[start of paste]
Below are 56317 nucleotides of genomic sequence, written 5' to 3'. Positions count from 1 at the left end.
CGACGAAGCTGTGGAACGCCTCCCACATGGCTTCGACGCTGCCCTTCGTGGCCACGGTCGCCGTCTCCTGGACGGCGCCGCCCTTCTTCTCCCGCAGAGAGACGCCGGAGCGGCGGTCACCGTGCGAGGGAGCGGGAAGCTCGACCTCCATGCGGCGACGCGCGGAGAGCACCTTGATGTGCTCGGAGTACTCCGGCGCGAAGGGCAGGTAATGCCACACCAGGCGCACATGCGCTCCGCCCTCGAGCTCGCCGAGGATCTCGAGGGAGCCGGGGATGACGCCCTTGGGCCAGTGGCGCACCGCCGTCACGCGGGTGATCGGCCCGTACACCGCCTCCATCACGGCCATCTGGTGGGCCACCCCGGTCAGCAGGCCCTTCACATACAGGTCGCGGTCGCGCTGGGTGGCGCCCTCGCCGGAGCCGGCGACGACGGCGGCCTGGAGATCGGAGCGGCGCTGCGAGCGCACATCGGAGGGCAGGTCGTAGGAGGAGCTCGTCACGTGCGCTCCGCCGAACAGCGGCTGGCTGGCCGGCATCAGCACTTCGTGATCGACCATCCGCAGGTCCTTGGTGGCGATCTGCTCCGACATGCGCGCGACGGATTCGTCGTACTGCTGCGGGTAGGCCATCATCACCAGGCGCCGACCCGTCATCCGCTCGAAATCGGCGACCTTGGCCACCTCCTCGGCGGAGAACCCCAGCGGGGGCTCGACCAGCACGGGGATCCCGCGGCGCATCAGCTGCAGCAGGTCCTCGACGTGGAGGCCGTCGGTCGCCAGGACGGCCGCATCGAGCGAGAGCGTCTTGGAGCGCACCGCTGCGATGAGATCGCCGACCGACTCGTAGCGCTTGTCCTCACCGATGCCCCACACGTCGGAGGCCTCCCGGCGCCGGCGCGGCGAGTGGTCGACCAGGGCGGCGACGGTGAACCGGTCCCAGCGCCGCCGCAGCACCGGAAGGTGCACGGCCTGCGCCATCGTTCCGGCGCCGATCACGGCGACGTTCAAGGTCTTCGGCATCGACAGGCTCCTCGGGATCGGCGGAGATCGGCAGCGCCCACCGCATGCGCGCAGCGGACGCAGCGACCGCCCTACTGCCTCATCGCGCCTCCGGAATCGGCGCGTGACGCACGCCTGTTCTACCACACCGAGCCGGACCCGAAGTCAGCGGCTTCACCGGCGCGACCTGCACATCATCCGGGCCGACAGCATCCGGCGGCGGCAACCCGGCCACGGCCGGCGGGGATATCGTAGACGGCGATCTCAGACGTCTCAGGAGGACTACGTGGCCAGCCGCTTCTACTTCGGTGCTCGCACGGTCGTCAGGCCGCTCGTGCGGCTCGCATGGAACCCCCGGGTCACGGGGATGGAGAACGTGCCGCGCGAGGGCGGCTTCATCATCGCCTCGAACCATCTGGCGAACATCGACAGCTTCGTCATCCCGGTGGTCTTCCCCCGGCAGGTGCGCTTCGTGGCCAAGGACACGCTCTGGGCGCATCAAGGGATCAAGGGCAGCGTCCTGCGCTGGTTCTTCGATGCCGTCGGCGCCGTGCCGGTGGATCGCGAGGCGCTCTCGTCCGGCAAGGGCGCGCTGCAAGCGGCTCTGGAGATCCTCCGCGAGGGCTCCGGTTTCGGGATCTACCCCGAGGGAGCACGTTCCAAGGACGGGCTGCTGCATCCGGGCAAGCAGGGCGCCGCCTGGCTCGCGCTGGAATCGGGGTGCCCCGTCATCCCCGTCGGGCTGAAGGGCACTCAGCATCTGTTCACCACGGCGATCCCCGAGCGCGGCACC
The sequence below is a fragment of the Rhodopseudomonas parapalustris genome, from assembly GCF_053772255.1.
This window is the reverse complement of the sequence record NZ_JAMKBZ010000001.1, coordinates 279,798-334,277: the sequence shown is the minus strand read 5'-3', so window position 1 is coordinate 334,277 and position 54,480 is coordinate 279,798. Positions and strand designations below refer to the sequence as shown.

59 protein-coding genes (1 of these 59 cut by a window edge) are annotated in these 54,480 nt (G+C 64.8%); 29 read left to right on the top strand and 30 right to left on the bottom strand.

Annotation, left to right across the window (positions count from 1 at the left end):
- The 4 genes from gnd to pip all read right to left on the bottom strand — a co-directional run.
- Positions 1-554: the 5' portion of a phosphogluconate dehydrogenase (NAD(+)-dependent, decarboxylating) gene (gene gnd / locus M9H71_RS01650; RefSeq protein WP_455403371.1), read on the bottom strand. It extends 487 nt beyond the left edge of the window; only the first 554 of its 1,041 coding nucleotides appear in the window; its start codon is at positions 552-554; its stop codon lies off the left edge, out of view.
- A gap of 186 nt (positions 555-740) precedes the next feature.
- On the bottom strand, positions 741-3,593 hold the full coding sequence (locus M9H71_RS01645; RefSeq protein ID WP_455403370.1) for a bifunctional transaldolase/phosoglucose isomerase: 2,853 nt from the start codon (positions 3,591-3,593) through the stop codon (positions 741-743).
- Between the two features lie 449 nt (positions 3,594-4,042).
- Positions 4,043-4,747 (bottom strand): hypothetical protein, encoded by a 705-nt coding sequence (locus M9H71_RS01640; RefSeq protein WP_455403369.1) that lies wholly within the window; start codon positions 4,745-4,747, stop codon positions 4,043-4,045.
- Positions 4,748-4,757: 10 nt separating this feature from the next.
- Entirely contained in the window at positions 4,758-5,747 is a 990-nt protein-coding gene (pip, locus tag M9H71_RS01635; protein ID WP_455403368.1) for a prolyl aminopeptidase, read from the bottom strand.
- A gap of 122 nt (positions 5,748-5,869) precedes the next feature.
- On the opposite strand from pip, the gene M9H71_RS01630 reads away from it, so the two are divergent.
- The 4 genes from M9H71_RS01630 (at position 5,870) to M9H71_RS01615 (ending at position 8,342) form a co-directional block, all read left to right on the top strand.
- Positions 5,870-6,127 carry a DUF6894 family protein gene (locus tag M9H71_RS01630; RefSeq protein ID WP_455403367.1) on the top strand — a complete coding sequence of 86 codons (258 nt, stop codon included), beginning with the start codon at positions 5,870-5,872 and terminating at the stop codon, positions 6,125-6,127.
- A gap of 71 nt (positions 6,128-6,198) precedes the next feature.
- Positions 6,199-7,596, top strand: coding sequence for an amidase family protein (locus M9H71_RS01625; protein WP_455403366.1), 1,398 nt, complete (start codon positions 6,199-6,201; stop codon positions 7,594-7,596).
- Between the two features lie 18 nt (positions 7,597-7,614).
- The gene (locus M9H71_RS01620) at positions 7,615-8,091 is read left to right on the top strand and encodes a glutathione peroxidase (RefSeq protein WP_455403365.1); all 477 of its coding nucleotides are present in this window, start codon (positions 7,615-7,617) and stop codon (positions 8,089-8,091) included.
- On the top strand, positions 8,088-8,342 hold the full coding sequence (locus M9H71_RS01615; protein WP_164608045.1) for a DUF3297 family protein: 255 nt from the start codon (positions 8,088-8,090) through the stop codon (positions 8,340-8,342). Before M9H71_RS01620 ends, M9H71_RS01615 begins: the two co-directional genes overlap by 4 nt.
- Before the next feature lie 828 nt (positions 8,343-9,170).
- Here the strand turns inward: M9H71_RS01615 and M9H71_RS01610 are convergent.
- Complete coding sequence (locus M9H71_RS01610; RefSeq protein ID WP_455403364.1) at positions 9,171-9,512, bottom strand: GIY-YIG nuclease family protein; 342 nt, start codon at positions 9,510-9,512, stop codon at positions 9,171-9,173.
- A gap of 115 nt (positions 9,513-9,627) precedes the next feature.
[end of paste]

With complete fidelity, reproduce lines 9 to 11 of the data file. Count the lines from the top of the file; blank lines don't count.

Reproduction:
- A gap of 186 nt (positions 555-740) precedes the next feature.
- On the bottom strand, positions 741-3,593 hold the full coding sequence (locus M9H71_RS01645; RefSeq protein ID WP_455403370.1) for a bifunctional transaldolase/phosoglucose isomerase: 2,853 nt from the start codon (positions 3,591-3,593) through the stop codon (positions 741-743).
- Between the two features lie 449 nt (positions 3,594-4,042).